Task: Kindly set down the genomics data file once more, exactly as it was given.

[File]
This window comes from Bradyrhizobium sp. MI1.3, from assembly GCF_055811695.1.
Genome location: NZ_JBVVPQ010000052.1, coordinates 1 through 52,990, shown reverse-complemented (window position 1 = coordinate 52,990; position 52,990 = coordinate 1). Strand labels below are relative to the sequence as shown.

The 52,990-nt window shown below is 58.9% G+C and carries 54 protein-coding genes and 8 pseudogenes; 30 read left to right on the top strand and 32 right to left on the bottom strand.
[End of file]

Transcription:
This window comes from Bradyrhizobium sp. MI1.3, from assembly GCF_055811695.1.
Genome location: NZ_JBVVPQ010000052.1, coordinates 1 through 52,990, shown reverse-complemented (window position 1 = coordinate 52,990; position 52,990 = coordinate 1). Strand labels below are relative to the sequence as shown.

The 52,990-nt window shown below is 58.9% G+C and carries 54 protein-coding genes and 8 pseudogenes; 30 read left to right on the top strand and 32 right to left on the bottom strand.